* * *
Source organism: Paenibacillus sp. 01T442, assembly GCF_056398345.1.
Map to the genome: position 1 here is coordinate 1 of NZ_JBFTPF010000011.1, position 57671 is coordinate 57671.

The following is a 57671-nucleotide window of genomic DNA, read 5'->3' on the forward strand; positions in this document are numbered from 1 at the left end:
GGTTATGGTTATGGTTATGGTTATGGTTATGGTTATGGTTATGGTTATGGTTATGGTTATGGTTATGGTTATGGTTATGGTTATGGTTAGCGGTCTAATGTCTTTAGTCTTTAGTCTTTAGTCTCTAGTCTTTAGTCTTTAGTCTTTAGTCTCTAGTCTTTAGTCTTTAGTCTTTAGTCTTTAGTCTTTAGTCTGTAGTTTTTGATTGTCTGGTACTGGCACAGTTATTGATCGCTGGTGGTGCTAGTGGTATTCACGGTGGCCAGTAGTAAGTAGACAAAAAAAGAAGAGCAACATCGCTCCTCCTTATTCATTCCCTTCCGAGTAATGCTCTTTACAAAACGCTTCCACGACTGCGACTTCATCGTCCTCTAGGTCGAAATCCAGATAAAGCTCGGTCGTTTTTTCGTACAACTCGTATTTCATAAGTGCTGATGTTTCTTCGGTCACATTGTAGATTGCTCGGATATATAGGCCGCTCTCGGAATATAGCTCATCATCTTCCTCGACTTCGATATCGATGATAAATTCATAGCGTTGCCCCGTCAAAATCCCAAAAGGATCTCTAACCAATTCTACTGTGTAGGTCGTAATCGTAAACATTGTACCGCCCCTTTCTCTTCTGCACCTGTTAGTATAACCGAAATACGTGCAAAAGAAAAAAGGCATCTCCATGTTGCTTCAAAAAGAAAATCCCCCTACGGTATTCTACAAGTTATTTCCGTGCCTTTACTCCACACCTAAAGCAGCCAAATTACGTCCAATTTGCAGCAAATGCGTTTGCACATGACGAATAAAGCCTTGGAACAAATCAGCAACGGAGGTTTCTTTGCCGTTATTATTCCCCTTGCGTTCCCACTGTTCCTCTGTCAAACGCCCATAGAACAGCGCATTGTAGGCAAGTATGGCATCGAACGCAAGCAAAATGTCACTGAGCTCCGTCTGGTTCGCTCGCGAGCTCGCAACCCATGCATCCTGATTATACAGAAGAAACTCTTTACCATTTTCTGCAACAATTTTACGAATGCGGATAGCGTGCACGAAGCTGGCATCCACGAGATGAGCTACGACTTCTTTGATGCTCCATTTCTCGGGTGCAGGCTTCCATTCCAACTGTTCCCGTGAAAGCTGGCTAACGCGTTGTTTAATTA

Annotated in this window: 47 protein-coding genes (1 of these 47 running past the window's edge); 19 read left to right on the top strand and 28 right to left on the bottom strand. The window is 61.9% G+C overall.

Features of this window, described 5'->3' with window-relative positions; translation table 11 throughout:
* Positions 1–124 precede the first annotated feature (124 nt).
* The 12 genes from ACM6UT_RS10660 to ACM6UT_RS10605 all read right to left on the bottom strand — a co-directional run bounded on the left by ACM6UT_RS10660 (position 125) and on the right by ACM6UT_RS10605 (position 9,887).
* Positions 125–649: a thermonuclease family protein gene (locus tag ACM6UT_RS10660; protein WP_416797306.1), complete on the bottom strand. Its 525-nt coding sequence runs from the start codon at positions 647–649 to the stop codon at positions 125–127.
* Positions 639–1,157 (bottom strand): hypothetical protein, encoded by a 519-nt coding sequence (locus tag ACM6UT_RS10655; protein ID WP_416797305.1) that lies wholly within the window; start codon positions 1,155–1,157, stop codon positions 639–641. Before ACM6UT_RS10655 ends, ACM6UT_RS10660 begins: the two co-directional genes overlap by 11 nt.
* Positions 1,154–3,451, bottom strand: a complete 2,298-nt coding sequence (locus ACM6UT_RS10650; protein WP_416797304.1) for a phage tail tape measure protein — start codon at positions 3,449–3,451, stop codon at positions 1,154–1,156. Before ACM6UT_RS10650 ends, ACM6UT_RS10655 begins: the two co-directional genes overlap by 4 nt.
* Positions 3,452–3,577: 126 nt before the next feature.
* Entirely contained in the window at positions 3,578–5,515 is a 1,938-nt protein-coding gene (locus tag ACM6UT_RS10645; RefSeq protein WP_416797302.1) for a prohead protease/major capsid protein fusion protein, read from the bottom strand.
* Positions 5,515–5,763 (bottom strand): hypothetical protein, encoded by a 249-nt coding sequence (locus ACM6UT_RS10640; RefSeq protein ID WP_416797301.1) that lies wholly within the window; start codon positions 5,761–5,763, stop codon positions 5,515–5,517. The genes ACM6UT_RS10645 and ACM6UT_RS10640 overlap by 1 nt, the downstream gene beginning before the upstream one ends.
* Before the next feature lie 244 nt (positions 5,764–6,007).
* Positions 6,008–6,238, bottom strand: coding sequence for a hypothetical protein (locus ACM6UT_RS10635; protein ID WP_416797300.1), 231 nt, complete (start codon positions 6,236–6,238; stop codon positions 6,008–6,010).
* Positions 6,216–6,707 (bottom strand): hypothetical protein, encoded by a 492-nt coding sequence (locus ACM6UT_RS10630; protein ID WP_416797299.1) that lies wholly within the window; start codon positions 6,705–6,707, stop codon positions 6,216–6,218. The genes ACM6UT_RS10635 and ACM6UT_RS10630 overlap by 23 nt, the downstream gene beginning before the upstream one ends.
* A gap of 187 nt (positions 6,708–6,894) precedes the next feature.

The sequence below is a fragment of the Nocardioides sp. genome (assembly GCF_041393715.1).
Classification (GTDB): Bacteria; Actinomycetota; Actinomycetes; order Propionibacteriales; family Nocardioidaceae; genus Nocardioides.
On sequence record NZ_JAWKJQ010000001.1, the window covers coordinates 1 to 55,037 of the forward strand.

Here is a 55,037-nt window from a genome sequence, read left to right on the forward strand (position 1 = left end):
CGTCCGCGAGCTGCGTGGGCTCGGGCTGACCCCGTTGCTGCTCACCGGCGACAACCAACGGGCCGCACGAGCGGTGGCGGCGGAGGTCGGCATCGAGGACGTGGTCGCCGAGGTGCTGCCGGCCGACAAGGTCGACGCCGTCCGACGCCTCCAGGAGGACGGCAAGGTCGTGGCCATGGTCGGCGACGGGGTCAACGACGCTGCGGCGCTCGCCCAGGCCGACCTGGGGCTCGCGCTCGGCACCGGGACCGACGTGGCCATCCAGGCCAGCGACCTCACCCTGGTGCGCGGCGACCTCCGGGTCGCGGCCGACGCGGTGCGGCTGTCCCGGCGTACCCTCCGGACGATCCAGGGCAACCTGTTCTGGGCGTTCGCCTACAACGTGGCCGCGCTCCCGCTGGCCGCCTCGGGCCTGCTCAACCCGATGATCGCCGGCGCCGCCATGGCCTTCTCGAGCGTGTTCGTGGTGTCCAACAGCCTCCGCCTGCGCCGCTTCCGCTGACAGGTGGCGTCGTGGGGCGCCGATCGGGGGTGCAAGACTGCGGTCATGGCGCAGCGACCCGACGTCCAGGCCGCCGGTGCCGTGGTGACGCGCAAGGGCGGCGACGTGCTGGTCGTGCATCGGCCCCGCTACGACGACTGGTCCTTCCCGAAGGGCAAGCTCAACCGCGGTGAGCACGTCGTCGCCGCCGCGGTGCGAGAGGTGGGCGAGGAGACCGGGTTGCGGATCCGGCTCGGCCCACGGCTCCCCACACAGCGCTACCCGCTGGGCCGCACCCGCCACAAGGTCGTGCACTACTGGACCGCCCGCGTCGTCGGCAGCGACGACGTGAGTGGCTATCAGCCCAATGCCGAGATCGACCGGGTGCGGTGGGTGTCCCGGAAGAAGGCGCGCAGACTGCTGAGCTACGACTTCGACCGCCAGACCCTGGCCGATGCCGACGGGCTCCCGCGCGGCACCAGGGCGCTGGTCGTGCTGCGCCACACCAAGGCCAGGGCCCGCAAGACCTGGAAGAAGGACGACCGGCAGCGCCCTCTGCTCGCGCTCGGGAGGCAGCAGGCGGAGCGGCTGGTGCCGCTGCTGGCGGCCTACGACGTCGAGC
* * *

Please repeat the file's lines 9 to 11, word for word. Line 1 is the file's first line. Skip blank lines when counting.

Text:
* Positions 125–649: a thermonuclease family protein gene (locus tag ACM6UT_RS10660; protein WP_416797306.1), complete on the bottom strand. Its 525-nt coding sequence runs from the start codon at positions 647–649 to the stop codon at positions 125–127.
* Positions 639–1,157 (bottom strand): hypothetical protein, encoded by a 519-nt coding sequence (locus tag ACM6UT_RS10655; protein ID WP_416797305.1) that lies wholly within the window; start codon positions 1,155–1,157, stop codon positions 639–641. Before ACM6UT_RS10655 ends, ACM6UT_RS10660 begins: the two co-directional genes overlap by 11 nt.
* Positions 1,154–3,451, bottom strand: a complete 2,298-nt coding sequence (locus ACM6UT_RS10650; protein WP_416797304.1) for a phage tail tape measure protein — start codon at positions 3,449–3,451, stop codon at positions 1,154–1,156. Before ACM6UT_RS10650 ends, ACM6UT_RS10655 begins: the two co-directional genes overlap by 4 nt.